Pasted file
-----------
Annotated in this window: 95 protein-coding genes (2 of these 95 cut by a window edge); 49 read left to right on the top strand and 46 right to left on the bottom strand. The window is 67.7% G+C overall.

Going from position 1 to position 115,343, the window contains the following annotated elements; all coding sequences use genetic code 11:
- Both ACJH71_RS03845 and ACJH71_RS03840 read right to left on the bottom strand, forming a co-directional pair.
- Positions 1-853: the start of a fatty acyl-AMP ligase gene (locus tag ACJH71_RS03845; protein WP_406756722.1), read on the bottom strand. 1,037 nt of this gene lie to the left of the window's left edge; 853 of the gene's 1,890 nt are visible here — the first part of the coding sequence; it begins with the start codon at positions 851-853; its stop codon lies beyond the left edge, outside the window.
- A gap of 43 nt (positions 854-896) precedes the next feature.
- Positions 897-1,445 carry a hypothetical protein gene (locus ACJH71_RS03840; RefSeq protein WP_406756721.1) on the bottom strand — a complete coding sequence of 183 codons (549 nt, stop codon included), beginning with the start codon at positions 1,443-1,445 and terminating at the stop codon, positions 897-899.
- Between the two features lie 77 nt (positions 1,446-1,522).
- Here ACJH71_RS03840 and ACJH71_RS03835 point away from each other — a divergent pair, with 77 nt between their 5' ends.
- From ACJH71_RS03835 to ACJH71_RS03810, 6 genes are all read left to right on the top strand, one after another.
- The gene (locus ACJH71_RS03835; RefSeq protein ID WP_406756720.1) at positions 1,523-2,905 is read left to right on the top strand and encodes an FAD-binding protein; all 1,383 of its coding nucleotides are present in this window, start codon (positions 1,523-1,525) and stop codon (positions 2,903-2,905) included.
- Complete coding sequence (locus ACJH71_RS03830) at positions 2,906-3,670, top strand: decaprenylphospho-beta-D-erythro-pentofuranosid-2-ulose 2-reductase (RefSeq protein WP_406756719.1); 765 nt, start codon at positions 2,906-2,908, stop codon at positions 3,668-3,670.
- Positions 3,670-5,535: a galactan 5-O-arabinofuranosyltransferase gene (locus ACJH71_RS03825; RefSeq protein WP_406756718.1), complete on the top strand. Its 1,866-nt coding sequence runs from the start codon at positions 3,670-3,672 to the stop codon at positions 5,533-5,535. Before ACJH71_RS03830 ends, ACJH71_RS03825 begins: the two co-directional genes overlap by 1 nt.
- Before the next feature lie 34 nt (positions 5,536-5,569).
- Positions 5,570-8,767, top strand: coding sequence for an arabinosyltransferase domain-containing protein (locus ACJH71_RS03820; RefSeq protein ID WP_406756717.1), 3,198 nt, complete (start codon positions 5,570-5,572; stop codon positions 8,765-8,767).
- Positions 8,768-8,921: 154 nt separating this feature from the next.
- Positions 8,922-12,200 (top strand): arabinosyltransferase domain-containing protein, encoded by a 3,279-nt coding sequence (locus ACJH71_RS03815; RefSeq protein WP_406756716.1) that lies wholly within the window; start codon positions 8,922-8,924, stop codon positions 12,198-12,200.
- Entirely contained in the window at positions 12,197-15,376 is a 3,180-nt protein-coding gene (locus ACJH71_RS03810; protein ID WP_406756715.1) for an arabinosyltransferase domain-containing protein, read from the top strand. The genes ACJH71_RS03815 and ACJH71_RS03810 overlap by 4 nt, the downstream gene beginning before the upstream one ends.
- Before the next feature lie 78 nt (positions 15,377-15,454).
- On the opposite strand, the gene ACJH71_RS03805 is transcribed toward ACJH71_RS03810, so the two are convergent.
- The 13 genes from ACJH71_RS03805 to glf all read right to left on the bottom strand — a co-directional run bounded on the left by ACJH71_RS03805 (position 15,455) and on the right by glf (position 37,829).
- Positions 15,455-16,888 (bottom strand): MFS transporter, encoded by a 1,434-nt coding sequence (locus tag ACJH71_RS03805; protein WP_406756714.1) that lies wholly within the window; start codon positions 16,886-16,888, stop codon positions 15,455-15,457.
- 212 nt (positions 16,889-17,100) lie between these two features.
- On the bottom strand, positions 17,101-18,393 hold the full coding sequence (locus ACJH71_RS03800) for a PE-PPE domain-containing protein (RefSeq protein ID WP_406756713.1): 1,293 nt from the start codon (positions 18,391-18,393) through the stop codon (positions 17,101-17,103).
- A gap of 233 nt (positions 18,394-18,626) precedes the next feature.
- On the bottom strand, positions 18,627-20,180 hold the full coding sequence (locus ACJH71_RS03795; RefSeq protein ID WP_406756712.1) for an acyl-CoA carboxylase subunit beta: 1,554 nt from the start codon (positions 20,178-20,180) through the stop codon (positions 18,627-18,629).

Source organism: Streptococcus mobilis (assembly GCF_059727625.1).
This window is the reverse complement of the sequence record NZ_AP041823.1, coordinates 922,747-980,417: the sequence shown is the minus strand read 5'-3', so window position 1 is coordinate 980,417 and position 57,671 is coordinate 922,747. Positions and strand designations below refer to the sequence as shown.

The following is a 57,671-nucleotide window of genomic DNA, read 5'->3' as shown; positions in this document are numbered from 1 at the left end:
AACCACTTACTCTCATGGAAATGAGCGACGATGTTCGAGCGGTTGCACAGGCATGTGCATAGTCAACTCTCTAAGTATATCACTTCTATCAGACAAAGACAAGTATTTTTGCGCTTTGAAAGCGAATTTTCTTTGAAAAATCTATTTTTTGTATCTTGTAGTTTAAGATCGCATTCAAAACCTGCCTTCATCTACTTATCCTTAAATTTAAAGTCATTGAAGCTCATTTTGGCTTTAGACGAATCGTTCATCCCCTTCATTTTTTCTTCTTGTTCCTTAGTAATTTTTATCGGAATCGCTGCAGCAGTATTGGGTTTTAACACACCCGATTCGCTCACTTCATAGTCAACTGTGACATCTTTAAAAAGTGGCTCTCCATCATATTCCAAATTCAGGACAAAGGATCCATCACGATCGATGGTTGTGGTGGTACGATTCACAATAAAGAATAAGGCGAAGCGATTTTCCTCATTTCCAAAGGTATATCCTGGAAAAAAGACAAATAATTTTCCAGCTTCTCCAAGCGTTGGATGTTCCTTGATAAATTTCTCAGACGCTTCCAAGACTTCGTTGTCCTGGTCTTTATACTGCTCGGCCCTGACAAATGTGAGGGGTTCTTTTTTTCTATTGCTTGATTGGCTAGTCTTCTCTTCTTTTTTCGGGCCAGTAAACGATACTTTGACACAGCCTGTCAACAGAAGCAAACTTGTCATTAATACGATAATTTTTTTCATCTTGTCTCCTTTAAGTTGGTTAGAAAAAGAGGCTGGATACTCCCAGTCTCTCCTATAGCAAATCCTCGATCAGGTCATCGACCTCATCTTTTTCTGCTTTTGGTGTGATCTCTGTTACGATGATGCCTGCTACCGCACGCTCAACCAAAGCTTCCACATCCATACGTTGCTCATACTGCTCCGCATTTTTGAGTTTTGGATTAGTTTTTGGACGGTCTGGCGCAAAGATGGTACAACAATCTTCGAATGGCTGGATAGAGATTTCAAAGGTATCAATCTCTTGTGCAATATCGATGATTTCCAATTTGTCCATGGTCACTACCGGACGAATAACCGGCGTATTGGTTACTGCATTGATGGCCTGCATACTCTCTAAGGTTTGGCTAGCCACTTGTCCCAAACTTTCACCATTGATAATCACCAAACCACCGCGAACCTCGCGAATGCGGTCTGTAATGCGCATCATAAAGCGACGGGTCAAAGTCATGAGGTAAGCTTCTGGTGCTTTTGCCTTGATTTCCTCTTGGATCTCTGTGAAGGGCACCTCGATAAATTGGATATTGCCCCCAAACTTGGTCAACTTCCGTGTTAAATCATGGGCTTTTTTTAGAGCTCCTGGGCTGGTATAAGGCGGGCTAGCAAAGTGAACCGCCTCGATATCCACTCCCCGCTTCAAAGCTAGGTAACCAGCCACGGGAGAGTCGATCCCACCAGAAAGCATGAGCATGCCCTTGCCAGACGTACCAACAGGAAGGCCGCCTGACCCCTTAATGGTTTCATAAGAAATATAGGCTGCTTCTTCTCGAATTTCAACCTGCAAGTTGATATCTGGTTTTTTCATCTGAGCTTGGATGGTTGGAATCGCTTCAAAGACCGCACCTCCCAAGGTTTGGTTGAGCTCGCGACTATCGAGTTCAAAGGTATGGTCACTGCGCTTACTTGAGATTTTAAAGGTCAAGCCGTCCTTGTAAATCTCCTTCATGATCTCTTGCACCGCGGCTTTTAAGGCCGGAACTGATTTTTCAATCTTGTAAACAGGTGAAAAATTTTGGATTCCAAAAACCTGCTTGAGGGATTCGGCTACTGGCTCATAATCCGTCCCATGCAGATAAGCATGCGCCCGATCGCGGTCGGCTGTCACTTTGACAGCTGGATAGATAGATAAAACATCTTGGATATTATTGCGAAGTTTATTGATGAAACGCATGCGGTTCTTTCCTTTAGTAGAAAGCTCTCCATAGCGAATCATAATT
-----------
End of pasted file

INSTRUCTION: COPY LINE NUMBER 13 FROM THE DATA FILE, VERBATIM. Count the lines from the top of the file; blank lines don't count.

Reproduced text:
- Before the next feature lie 34 nt (positions 5,536-5,569).